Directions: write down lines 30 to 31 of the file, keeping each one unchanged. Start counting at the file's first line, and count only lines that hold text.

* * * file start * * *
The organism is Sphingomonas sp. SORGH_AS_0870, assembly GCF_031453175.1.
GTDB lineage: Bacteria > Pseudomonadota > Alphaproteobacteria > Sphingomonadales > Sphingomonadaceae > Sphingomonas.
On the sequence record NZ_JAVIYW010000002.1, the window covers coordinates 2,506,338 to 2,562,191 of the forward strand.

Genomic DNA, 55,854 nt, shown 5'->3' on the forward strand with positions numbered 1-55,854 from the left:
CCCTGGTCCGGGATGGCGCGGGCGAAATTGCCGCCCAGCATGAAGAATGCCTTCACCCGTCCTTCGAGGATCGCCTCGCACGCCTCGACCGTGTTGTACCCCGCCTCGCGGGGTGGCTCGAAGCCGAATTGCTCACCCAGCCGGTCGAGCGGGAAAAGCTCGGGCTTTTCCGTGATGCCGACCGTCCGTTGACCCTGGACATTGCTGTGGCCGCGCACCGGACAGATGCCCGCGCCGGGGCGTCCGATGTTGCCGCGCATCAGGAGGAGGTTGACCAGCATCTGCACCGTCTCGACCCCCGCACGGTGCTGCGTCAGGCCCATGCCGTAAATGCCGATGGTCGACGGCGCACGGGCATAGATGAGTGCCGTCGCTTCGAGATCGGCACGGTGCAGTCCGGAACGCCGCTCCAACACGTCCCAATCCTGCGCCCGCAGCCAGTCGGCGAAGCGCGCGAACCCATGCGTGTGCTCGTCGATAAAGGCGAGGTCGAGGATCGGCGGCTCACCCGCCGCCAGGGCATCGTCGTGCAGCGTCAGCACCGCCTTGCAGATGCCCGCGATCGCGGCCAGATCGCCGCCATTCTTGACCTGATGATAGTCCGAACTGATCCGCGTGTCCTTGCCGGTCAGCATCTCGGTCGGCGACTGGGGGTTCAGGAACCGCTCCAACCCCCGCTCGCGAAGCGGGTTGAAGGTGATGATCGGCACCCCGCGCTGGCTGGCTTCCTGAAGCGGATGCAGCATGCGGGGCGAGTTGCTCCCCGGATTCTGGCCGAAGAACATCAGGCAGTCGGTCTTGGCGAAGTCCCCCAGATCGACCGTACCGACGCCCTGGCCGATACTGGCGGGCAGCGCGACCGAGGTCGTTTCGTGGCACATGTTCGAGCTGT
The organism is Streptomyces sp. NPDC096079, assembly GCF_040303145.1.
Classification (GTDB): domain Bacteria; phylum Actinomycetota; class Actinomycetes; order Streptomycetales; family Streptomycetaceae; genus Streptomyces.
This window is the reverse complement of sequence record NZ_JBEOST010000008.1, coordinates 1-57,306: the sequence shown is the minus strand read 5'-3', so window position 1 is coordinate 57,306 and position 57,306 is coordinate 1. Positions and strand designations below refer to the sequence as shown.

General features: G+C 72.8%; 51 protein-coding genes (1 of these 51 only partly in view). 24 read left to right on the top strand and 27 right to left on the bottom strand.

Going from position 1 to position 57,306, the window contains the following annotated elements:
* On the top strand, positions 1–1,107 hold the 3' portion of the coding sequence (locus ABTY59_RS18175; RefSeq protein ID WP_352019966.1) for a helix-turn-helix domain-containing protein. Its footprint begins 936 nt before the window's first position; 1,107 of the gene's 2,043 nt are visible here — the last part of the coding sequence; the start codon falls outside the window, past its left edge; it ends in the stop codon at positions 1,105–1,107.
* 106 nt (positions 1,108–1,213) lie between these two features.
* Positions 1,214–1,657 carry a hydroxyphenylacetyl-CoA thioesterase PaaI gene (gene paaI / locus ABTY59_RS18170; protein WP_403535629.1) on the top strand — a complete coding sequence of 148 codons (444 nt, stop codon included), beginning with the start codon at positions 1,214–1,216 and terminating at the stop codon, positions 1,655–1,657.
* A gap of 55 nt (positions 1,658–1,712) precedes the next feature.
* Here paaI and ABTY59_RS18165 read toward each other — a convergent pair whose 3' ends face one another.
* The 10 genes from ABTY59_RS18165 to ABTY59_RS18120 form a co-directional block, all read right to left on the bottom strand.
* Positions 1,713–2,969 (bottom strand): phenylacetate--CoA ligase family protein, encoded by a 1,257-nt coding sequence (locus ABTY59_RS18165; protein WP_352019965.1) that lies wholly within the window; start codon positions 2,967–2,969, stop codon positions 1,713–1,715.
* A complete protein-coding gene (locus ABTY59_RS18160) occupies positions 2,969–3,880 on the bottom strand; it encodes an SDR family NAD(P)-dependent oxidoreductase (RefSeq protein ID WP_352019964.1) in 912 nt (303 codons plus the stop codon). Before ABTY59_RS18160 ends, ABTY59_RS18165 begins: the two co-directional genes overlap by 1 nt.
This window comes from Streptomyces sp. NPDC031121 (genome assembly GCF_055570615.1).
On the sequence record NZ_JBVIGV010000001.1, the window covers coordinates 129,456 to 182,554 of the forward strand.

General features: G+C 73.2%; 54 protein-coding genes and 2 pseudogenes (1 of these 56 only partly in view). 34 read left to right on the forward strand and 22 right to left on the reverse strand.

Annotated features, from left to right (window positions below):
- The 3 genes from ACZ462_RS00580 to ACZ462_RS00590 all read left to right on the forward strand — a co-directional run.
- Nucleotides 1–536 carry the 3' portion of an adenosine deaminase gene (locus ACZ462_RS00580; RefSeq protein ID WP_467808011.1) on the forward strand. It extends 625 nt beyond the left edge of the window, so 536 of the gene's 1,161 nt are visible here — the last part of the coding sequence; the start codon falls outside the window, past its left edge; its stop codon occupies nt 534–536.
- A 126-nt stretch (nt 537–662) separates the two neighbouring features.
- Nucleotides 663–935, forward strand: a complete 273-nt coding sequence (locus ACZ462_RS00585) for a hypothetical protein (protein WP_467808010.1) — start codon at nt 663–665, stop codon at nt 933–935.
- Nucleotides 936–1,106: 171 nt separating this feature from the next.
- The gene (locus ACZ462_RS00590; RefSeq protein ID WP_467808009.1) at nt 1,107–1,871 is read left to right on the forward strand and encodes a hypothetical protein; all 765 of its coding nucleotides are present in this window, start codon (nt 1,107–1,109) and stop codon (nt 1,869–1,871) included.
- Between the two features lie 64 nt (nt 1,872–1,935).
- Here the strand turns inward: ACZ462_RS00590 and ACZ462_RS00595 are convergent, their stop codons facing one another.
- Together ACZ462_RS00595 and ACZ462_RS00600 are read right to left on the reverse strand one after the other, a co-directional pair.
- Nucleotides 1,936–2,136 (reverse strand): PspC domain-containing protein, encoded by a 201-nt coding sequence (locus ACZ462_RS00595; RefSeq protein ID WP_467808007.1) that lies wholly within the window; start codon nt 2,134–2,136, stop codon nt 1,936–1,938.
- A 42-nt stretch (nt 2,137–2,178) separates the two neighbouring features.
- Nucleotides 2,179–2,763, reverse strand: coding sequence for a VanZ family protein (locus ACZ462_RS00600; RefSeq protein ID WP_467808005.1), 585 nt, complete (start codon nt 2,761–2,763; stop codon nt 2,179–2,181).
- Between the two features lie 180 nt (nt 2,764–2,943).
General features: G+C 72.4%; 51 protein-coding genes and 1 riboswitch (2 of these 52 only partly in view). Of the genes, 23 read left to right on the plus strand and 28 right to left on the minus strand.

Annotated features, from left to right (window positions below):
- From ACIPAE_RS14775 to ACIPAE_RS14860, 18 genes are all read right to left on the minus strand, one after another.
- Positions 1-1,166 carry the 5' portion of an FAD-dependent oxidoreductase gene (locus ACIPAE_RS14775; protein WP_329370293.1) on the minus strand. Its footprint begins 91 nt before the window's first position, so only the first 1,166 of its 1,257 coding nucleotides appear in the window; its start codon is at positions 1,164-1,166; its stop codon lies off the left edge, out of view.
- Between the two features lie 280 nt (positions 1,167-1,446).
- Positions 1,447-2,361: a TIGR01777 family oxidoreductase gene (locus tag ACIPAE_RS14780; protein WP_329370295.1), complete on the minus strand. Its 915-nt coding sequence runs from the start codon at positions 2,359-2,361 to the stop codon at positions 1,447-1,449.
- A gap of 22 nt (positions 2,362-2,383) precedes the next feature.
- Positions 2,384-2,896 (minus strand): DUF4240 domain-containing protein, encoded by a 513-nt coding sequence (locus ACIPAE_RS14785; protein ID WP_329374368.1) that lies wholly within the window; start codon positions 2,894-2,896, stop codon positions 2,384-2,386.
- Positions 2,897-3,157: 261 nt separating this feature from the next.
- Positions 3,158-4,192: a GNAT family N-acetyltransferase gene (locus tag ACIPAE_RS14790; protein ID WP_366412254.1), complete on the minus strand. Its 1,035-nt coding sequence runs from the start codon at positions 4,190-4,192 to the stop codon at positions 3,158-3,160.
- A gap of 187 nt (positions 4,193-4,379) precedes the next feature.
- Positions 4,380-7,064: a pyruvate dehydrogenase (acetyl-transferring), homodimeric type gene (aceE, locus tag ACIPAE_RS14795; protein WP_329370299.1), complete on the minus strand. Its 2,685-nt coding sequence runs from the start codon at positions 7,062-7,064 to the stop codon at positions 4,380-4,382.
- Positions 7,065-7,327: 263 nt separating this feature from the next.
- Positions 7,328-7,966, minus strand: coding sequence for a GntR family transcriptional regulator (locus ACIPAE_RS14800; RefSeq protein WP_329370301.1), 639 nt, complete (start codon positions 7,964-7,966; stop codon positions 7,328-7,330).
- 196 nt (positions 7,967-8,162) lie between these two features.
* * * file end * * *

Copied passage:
- Here the strand turns inward: ACZ462_RS00590 and ACZ462_RS00595 are convergent, their stop codons facing one another.
- Together ACZ462_RS00595 and ACZ462_RS00600 are read right to left on the reverse strand one after the other, a co-directional pair.